One of the oldest cities in Germany, Trier has played an important role in its history since Roman times and retains many Roman monuments. Founded by Augustus c.15 BC, the city was made (1st cent.) the capital of the Roman province of Belgica and later became (3d cent.) the capital of the prefecture of Gaul; it was named after the Treveri, a people of E Gaul. Under the Roman Empire Trier attained a population of c.50,000 and became a major commercial center, with a large wine trade. It was a frequent residence of the Western emperors from c.295 until its capture (early 5th cent.) by the Franks.
The city was made an episcopal see in the 4th cent. and an archiepiscopal see c.815. Under the rule of the archbishops, Trier flourished as a commercial and cultural center. Trier was the seat of a university from 1473 until it was occupied by the French in 1797. The archbishopric of Trier was secularized and was formally ceded to France in 1801 by the Treaty of Lunéville. At the Congress of Vienna the city and most of the archbishopric were awarded (1815) to Prussia; territory E of the Rhine was given to Nassau and, with Nassau, passed to Prussia in 1866. Trier again became an episcopal see in 1821. It was occupied by France after World War I and suffered considerable damage in World War II.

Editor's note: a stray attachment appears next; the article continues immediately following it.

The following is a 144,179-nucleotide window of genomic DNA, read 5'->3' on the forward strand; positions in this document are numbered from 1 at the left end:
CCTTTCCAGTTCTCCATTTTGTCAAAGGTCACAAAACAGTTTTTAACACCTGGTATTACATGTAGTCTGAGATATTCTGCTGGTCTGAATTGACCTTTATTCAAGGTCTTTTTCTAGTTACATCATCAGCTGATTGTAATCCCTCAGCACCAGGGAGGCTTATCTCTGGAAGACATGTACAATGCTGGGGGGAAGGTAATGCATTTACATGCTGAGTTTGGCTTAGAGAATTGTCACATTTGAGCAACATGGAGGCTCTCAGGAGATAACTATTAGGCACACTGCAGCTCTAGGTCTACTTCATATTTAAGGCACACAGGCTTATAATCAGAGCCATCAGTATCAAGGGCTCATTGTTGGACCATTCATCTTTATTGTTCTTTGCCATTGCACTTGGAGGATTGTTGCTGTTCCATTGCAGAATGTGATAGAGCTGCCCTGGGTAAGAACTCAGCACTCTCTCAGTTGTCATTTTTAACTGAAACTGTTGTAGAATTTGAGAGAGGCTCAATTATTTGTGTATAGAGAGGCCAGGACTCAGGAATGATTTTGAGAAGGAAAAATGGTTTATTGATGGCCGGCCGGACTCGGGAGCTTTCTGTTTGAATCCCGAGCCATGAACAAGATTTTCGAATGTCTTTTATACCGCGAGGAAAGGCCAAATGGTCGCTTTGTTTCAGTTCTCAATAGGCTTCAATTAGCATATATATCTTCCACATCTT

The Columbia Electronic Encyclopedia, 6th ed. Copyright © 2012, Columbia University Press. All rights reserved.
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